60% of Kent businesses considered high risk for layoffs from COVID-19 outbreak

880 restaurants, bars, retail stores

60% of Kent businesses considered high risk for layoffs from COVID-19 outbreak

An estimated 60% of Kent jobs are at high risk for layoffs due to the COVID-19 pandemic.

That’s higher than the 46% national job loss estimate because of the stay at home orders across the nation that has caused businesses to reduce payrolls, according to the U.S. Bureau of Labor Statistics and Federal Reserve Bank of St. Louis.

Bill Ellis, city economic development manager, used the job-loss numbers during an April 7 report to the City Council to help project the impact to Kent businesses.

“We are considerably more at risk,” Ellis said. “We have 880 businesses in Kent that are restaurants, bars, hotels, furniture and other sorts of in-person retail operations. That’s about 21% (12,688 employees) of Kent jobs.”

Other businesses are impacted as well.

“No one is not at risk, but most at risk are 60% of Kent jobs,” Ellis said about businesses likely to be severely impacted by the crisis.

Other businesses expected to be partially impacted and also could shut down include wholesale trade, manufacturing and construction. That includes 920 businesses and 23,011 employees or 39% of Kent jobs.

Finance, insurance, real estate, transportation, communication and government are soon to be impacted if they haven’t been already.

The loss or revenue is well beyond the cash reserves of the vast majority of small businesses, Ellis said. About half of all small businesses hold a cash buffer of less than a month.

The amount of cash on hand varies by industry, Ellis said. High-tech manufacturing and metal/machinery generally have the most cash reserves. Personal services, retail and construction have the least. Restaurants and wholesalers are in the middle.

“A business owner you know may be having a different experience about what’s happening right now,” Ellis said as he added that generalizing can only go so far and that some restaurants may last longer than some manufacturers.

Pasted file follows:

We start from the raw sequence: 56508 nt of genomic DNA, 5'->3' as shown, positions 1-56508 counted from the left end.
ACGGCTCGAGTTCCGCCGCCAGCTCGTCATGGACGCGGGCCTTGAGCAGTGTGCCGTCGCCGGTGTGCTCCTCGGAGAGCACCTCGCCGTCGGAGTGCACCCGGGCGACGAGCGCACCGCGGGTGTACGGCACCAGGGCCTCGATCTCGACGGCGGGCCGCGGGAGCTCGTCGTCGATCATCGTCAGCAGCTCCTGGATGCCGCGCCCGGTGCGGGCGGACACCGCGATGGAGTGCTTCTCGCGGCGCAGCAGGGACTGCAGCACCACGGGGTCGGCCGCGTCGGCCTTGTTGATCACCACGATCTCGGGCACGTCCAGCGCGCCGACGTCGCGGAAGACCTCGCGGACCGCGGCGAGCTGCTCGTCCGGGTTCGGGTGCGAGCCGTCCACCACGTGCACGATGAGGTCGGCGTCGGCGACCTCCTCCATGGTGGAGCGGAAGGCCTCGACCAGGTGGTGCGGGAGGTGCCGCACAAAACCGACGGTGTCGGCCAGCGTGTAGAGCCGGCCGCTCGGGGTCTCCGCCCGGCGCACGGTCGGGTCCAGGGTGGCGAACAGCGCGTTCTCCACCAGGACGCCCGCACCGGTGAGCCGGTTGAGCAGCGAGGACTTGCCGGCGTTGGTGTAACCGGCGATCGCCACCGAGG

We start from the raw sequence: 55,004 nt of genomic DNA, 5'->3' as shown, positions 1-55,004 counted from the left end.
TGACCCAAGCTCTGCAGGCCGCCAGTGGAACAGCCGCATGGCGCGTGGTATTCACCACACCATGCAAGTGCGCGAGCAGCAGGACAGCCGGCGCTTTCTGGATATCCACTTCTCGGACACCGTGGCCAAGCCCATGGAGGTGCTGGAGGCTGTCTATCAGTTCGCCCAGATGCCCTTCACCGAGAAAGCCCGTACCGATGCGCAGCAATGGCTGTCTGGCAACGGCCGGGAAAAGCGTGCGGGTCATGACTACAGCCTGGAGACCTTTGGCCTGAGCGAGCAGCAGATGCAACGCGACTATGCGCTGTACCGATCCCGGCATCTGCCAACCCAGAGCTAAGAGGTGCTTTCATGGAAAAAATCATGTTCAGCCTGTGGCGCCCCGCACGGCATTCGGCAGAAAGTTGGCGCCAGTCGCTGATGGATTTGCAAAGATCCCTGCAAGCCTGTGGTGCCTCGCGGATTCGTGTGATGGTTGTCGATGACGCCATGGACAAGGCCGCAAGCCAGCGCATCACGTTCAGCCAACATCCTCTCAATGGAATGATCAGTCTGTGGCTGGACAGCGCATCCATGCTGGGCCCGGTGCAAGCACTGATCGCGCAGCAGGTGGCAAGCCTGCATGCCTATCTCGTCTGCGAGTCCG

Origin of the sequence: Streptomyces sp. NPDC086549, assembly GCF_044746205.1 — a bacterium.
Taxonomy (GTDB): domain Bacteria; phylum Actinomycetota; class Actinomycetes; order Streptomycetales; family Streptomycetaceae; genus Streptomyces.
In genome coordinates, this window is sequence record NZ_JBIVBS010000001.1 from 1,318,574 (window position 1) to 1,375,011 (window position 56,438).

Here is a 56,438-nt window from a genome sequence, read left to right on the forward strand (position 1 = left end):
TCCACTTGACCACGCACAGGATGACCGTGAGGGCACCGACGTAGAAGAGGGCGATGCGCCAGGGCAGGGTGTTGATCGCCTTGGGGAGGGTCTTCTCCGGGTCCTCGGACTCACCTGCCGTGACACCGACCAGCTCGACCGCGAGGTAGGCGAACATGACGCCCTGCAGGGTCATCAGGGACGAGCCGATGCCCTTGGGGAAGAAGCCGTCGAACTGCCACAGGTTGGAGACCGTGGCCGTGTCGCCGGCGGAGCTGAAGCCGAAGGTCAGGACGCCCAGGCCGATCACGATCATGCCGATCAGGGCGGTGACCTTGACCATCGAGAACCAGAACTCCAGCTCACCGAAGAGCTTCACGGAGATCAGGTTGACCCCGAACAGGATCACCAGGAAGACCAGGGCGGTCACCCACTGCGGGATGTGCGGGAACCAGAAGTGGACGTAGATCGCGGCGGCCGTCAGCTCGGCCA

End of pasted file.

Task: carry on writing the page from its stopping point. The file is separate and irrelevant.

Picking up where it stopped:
Councilmember Bill Boyce asked Ellis if he knew of any larger Kent businesses that had shut down because of the crisis.

Ellis said Harbor Foodservice laid off 200 employees late last month. The company distributes food to restaurants.

Ellis said he didn’t have other businesses to mention yet, but would know more in June when more numbers are available. He said he also is checking with the state for the WARN (Worker Adjustment and Retraining Notification) notices required by the federal government for employers with more than 100 employees.

This recession will make the one in 2008 seem trivial because a third of humanity has been ordered to stay indoors, Ellis said.

“This is going to be a unprecedented shock to people’s budgets and balance sheets,” he said.

It’s expected to take many months before the economy recovers. Ellis shared an analogy he’s read.

“Imagine you are in a traffic jam at JBLM (Joint Base Lewis-McChord along I-5) and with an accident you are still an hour before moving again,” Ellis said. “Imagine that traffic jam as 100 miles long, that’s how you go from a complete stop in the economy to back to rolling.”

Financial assistance for businesses

While Ellis said there is unprecedented financial need for businesses, there also is unprecedented help, much of it from the federal government.

“It’s the only entity that has the financial firepower to match the loss of the business revenue and to infuse companies,” Ellis said.

The $2 trillion Coronavirus Aid, Relief and Economic Security (CARES) Act passed by Congress and signed by the president marks the first step taken by the federal government.

Ellis said the CARES Act includes investments that are critical to helping businesses and workers in our state and region, including $350 billion in federally guaranteed Small Business Administration loans, which will be forgivable loans in some cases, to businesses with under 500 employees and some franchises.

“This is not stimulus spending but trying to preserve as many businesses as we can nationally with $350 billion,” said Ellis, who added Congress is looking at a second package of funds to approve.

It’s tough to know when the economic struggles will end.

“Nobody knows there are too many variables,” Ellis said. “There is no way of telling. That doesn’t mean we are powerless. A lot of what we need to be using this time for is thinking about what are the things we should be doing to grow again. …the goal is no matter what kind of recovery happens, we need to save as many businesses as we can now.”

Ellis said the small business loans are for businesses with fewer than 500 employees, but that covers the vast majority of businesses in Kent with notable exceptions like Amazon and Blue Origin.

Mayor Dana Ralph thanked Ellis for his report to the council and looking at ways to help businesses.

“We are doing everything we can in these unprecedented times to not only protect our employers but in turn that helps protect our residents because without jobs basic needs can’t be met,” Ralph said.

Where businesses can find help

* city of Kent website

* Kent Chamber of Commerce website

* The state Department of Revenue website

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